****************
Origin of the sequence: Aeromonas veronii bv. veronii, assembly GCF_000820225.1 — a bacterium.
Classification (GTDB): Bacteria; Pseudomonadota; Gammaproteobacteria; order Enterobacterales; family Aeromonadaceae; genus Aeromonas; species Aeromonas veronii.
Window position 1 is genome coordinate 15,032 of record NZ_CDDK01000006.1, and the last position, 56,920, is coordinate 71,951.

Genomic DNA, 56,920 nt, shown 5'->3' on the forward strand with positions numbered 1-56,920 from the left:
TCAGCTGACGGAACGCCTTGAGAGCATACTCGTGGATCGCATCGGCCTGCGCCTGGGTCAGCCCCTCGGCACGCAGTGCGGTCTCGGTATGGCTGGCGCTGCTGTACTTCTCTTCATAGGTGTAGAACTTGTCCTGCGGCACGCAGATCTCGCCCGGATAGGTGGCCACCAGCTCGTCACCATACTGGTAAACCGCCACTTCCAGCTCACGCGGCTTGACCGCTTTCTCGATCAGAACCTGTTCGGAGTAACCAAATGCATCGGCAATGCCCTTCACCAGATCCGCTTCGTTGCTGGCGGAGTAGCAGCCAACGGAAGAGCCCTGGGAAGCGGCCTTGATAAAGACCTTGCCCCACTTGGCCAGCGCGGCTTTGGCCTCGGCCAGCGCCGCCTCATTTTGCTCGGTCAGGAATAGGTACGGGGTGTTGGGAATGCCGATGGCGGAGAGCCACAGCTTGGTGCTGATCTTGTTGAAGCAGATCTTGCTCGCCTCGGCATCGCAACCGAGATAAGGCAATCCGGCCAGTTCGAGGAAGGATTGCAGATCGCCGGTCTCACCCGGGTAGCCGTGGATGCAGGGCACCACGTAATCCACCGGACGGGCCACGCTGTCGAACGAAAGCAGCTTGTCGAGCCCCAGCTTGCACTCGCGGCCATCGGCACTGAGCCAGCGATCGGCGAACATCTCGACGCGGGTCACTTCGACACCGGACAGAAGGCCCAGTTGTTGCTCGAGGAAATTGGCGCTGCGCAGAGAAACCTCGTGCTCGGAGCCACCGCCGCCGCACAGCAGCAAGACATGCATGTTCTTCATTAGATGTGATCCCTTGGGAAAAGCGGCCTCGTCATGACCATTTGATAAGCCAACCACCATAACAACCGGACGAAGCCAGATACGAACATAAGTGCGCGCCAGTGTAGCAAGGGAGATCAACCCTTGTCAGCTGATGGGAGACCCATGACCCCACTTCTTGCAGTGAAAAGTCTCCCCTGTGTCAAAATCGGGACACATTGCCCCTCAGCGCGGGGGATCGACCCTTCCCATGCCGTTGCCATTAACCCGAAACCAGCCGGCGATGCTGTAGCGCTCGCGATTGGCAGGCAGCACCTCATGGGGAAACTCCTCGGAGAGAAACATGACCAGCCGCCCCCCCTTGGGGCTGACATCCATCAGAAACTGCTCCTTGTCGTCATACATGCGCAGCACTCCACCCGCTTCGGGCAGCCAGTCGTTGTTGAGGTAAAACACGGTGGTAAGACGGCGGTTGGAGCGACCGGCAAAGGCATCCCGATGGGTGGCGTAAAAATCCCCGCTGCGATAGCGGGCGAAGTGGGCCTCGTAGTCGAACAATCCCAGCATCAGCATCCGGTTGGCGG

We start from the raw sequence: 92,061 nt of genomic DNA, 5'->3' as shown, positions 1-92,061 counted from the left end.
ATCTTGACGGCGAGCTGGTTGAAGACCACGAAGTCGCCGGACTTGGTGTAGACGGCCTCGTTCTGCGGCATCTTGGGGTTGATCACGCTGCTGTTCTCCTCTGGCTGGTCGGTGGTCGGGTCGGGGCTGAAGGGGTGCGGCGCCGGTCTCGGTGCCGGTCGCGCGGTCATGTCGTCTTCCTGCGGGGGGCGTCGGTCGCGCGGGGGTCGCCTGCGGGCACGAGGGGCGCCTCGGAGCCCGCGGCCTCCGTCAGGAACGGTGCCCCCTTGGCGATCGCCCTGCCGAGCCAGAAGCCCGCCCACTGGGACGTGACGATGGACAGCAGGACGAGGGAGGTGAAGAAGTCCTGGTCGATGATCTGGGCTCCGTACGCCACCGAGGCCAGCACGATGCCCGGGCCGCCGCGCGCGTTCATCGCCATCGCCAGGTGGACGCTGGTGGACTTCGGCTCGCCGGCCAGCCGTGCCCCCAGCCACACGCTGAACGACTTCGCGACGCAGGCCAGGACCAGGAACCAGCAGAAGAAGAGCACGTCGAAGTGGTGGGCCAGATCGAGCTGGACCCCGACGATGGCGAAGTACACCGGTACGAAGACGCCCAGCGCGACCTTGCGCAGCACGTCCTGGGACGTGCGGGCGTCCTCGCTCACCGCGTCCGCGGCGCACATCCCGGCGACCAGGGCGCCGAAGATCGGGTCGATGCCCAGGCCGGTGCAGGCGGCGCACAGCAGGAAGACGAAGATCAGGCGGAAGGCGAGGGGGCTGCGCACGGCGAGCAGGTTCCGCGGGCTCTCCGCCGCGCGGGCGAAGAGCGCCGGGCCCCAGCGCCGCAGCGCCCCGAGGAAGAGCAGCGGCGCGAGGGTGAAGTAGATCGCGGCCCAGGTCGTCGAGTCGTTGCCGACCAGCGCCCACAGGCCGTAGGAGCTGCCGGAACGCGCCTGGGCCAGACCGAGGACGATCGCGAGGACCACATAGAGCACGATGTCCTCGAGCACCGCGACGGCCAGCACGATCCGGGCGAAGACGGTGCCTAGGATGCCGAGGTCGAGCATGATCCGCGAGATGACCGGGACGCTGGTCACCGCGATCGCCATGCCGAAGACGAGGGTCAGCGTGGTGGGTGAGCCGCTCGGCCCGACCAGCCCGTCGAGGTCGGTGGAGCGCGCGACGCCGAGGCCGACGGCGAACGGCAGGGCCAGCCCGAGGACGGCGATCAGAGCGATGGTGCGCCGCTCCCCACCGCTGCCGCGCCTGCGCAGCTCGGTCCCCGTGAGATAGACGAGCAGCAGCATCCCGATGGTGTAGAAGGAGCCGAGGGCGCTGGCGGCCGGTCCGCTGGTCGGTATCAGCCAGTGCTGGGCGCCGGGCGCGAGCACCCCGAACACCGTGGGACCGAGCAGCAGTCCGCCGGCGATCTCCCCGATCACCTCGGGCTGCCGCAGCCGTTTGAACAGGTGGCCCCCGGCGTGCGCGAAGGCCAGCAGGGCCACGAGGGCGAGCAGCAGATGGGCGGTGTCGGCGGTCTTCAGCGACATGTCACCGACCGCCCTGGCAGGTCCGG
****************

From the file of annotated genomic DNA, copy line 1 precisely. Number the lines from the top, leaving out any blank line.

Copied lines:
Origin of the sequence: Aeromonas veronii bv. veronii, assembly GCF_000820225.1 — a bacterium.